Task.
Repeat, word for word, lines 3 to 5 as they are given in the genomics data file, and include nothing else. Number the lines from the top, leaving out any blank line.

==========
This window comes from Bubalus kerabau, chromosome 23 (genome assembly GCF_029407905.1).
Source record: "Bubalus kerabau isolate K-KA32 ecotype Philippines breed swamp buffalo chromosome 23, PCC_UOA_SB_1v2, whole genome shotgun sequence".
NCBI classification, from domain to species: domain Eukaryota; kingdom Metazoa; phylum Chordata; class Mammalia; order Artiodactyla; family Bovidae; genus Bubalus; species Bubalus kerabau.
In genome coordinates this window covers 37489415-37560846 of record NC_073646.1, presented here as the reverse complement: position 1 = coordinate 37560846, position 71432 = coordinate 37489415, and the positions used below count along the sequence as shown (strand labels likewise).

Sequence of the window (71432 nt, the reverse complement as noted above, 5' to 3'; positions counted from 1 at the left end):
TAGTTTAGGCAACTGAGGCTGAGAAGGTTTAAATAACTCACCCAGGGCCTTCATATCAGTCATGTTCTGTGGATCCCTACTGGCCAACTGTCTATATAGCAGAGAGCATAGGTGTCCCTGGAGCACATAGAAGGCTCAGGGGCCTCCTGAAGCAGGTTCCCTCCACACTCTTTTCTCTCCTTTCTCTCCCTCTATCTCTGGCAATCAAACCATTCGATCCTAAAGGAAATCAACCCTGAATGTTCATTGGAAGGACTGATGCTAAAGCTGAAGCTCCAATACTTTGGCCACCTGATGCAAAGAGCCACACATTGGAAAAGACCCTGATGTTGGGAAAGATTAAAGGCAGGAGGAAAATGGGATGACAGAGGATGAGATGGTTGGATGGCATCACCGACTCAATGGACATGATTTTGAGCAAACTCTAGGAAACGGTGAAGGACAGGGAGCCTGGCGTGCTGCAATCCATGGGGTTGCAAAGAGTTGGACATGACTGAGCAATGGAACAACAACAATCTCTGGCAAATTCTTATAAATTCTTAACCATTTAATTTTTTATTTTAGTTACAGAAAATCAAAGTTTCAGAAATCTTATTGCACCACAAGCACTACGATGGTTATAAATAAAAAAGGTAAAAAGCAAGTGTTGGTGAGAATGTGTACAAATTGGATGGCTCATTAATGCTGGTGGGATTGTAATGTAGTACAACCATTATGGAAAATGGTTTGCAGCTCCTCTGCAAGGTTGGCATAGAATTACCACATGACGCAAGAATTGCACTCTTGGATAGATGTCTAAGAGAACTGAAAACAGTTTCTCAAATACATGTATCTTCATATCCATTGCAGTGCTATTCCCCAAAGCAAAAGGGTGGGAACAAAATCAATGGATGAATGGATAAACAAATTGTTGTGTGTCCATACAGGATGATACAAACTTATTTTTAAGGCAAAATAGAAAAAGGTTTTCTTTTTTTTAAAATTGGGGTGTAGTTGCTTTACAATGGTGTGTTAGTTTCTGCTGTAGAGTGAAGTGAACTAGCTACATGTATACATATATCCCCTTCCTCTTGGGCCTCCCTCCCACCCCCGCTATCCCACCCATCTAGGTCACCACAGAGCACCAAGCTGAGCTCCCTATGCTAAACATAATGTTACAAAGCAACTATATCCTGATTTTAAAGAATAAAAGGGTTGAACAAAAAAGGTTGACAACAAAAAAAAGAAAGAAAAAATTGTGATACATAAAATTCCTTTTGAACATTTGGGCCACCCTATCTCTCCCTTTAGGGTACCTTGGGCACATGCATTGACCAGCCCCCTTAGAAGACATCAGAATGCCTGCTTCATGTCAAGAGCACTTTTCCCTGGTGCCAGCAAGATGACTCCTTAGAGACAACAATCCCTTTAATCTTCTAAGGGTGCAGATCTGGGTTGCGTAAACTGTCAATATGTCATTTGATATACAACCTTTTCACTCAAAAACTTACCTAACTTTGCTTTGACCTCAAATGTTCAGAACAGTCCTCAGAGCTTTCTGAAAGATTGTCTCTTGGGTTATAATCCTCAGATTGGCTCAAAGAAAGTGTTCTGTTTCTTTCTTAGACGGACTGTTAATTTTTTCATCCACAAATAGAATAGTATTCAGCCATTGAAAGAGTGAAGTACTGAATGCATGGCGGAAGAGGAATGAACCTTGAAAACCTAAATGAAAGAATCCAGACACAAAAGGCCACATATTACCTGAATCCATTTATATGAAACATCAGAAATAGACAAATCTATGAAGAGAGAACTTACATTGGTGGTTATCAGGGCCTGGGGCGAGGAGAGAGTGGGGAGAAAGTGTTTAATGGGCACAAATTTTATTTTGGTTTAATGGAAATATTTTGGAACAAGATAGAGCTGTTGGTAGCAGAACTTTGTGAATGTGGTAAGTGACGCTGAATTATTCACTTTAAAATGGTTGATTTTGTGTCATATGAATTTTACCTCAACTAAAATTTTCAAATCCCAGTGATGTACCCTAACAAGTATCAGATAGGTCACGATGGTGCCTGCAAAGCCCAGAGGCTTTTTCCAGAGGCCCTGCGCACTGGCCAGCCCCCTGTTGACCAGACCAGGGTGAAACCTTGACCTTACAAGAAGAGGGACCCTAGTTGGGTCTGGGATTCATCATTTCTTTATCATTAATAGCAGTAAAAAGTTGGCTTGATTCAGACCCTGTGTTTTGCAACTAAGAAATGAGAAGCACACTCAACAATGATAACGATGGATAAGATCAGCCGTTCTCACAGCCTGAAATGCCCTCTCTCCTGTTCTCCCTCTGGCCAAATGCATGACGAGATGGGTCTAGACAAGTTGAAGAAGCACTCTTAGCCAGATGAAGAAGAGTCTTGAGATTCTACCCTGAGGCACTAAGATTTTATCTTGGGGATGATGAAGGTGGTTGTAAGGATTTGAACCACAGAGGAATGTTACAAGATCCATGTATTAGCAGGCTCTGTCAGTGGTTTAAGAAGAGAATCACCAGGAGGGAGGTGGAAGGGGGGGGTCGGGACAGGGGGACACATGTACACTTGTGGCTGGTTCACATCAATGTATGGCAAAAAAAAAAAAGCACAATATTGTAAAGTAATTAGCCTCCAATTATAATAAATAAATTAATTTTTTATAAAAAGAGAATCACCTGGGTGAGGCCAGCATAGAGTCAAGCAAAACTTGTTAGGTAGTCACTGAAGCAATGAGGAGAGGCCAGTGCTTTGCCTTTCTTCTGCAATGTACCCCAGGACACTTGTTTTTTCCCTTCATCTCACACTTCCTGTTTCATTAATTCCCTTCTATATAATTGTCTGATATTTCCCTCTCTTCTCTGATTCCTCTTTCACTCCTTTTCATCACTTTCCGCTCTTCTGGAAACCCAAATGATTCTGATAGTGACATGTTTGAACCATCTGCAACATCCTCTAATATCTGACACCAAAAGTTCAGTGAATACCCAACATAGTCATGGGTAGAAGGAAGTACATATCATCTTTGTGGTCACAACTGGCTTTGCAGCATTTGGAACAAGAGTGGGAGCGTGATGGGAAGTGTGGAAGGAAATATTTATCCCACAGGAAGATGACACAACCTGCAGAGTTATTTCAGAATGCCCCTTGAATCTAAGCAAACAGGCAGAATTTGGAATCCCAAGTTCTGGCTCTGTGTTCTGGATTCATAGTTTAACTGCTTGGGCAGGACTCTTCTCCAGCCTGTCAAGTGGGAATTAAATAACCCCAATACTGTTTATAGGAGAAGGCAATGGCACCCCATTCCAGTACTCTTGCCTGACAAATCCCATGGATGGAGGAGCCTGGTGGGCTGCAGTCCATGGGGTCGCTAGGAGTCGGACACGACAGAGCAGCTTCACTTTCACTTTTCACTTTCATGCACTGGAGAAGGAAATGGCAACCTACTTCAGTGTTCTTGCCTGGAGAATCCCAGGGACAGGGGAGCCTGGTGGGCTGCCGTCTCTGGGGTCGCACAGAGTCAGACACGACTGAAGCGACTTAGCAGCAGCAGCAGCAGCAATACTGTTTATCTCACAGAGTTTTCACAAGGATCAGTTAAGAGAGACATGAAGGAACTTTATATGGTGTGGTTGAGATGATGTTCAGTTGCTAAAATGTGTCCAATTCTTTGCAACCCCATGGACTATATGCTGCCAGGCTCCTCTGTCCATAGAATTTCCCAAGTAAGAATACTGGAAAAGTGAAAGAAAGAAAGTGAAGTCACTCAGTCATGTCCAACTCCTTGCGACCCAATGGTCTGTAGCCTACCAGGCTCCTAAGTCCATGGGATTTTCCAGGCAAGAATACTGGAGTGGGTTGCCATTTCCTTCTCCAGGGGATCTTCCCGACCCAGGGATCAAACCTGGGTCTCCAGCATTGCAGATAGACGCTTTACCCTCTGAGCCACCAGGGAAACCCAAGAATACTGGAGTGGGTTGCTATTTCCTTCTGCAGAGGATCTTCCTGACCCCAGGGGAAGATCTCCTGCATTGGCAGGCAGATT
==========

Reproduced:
NCBI classification, from domain to species: domain Eukaryota; kingdom Metazoa; phylum Chordata; class Mammalia; order Artiodactyla; family Bovidae; genus Bubalus; species Bubalus kerabau.
In genome coordinates this window covers 37489415-37560846 of record NC_073646.1, presented here as the reverse complement: position 1 = coordinate 37560846, position 71432 = coordinate 37489415, and the positions used below count along the sequence as shown (strand labels likewise).

Sequence of the window (71432 nt, the reverse complement as noted above, 5' to 3'; positions counted from 1 at the left end):